Reconstructing Indian Summer Monsoon Variability during the Pliocene-Pleistocene

Bokhari Friberg, Yasmin (2022). Reconstructing Indian Summer Monsoon Variability during the Pliocene-Pleistocene. PhD thesis The Open University.



The Indian Summer Monsoon (ISM) affects one of the world’s most densely populated areas, which relies on its seasonal rainfall for their agriculture, economy and industry. Monsoon anomalies can have devastating effects such as crop failure, flooding and droughts, but predictions about the future of the Indian Summer Monsoon are difficult, as it is a complex system with a multitude of variables, especially in light of current anthropogenic climate change. The Pliocene (2.58 to 5.3 Ma) time period displays similar conditions to those projected for climate at the end of the 21st century and is therefore a key time period to study in order to generate more accurate predictions of future monsoon behaviour. Despite this, few studies have covered the Pliocene ISM, since high-resolution deep marine sediment cores have been difficult to obtain from the core convective ISM region Bay of Bengal.

This study uses a multi-proxy approach to reconstruct ISM rainfall, river runoff, and marine productivity, using recently drilled marine sediments across the Plio-Pleistocene recovered during International Ocean Discovery Programme Expedition 353 (Site U1445) in north-western Bay of Bengal. A new high-resolution (~2 kyr) chronology is generated for Site U1445 (2.3 to 3.9 Ma) by measuring benthic oxygen isotope and tuning it with the global benthic stack. High-resolution (~100 years) bulk sediment X-ray fluorescence, physical properties data (1.4 to 4.0 Ma) and planktic foraminiferal stable oxygen and carbon isotope and trace elements data (2.40 to 2.85 Ma) is used to reconstruct ISM rainfall, runoff, and productivity. Additionally, new diatom and phytolith count data (2.2 to 4.0 Ma) are presented as wind and productivity records. Data collected in this study fill spatial and temporal gaps for the ISM and provide a unique insight into its behaviour in context with the East Asian, Australian, East African and West African monsoon systems, global ocean productivity records, tectonic changes and oceanic rearrangements, orbital parameters, global ice volume and atmospheric CO2 during the Pliocene and early Pleistocene.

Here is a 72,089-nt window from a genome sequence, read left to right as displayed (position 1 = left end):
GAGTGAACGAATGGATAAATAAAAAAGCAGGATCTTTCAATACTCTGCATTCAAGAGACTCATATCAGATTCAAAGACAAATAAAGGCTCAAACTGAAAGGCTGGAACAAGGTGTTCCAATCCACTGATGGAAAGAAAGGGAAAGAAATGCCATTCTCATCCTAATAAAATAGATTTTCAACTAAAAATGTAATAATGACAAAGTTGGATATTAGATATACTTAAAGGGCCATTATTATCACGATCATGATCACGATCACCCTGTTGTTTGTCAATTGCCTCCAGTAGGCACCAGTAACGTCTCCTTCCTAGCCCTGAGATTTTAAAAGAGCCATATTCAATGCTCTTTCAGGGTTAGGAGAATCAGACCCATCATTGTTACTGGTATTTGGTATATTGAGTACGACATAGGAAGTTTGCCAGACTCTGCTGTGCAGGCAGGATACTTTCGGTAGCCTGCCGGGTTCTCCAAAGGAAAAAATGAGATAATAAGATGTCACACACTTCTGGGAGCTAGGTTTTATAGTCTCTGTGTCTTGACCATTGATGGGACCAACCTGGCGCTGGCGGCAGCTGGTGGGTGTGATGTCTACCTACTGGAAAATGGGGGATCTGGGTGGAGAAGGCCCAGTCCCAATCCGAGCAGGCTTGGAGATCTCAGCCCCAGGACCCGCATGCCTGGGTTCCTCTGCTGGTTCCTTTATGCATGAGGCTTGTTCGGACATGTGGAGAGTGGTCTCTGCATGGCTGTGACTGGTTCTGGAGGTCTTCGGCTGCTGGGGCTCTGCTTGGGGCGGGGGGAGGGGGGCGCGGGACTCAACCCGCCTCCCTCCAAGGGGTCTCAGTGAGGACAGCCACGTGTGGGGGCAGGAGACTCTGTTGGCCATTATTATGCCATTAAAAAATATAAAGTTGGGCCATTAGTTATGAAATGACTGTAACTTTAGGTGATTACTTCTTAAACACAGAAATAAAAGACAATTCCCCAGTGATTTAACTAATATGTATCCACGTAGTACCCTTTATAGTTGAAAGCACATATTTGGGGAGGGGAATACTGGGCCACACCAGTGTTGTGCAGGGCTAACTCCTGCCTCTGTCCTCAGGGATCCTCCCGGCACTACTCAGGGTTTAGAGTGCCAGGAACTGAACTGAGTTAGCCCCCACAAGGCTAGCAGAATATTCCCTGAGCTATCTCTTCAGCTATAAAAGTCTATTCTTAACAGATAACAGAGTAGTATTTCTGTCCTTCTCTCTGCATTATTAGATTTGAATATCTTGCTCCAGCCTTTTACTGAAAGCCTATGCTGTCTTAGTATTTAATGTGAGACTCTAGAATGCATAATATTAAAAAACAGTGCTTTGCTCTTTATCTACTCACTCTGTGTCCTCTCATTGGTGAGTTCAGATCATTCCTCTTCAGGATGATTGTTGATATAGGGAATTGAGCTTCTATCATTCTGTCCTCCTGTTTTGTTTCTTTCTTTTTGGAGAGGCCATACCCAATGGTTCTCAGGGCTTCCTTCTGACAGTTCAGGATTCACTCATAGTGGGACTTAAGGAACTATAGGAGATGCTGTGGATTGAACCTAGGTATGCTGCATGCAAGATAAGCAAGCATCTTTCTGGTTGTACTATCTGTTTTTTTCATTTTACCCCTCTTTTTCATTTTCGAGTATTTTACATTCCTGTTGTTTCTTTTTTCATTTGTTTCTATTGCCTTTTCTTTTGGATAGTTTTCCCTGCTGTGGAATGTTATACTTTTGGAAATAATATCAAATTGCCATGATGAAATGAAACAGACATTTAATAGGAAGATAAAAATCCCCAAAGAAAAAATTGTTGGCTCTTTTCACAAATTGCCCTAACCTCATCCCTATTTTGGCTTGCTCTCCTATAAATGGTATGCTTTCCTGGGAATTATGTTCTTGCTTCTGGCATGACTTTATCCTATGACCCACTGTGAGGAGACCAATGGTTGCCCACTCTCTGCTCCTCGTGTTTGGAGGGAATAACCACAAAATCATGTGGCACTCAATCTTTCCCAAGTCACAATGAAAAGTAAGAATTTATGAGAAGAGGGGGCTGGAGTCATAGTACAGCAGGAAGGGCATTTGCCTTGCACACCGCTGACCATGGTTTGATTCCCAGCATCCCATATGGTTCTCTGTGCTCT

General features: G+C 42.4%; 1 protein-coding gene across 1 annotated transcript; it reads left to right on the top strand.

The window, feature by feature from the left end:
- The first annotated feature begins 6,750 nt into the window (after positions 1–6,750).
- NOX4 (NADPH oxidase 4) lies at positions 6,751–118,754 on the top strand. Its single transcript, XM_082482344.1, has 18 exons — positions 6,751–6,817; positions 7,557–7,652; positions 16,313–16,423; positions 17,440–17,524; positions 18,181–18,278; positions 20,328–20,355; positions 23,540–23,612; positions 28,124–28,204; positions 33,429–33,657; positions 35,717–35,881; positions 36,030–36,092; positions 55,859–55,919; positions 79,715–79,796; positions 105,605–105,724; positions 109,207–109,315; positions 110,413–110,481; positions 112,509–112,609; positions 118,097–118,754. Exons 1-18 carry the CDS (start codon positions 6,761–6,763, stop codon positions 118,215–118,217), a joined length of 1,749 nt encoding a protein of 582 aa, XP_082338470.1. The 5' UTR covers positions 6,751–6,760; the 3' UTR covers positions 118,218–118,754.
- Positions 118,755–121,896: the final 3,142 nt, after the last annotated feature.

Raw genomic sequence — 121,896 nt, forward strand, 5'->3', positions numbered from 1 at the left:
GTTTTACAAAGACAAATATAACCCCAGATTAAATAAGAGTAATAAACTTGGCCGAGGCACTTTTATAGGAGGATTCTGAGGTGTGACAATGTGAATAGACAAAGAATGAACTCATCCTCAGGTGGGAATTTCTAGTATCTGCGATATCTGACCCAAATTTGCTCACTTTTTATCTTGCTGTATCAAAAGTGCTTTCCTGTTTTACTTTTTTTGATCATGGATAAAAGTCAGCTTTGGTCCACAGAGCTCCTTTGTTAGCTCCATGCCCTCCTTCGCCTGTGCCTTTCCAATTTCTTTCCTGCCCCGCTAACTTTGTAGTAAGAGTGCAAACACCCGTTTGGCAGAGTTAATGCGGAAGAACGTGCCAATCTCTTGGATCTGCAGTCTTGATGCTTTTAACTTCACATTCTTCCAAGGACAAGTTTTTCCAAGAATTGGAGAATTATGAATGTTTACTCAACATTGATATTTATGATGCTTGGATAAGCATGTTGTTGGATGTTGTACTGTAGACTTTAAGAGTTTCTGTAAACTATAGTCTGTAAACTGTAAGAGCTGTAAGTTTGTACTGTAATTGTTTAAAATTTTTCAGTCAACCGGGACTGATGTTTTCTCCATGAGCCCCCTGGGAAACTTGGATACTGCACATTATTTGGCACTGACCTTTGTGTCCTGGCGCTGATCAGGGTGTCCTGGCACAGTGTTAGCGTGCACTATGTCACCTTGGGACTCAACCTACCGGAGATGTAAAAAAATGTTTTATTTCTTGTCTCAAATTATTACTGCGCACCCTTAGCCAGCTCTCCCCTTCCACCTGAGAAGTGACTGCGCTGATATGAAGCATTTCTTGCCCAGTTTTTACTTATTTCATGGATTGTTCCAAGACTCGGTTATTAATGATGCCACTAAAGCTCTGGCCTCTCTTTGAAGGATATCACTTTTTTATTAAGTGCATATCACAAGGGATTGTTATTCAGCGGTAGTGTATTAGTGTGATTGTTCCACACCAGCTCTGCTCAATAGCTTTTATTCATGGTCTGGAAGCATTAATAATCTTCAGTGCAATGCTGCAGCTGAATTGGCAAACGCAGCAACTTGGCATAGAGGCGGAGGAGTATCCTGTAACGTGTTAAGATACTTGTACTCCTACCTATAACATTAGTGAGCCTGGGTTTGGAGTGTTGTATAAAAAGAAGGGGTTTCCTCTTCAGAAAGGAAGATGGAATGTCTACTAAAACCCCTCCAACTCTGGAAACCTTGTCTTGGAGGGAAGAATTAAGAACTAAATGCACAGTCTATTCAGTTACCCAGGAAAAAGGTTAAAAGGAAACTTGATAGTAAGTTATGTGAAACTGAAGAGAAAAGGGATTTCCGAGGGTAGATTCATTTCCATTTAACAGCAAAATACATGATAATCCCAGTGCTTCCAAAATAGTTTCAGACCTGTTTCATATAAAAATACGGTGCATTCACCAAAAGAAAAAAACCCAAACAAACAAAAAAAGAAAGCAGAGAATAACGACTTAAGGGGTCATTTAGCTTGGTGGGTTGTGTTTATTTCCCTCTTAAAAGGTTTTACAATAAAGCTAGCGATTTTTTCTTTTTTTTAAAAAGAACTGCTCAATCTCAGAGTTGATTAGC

Indian Summer Monsoon rainfall and wind were found to be decoupled in the late Pliocene and early Pleistocene. A gradual drying of India (4-2.7 Ma) is concurrent with northwest Australian and East African drying, following eastern Indian Ocean sea surface temperature decrease due to the closing of the Indonesian Seaway. ii Reconstructing Indian Summer Monsoon variability during the Pliocene-Pleistocene Simultaneously, Bay of Bengal productivity displays a gradual increase, due to a weakened runoff-induced surface freshwater layer combined with strengthened southwest winds. An opposite relationship between Indian and East Asian Summer Monsoon rainfall and productivity, indicates that the two monsoon systems should be treated separately. On the orbital scale, Indian Summer Monsoon rainfall and runoff indicating stronger precession before 2.8 Ma and strengthened obliquity after, likely as a result of growing Northern Hemisphere ice sheets and high-latitude control. Productivity on the other hand, displays a frequency switch from stronger obliquity to precession at 2.8 Ma, suggesting instead a Southern Hemisphere high-latitude control on productivity.

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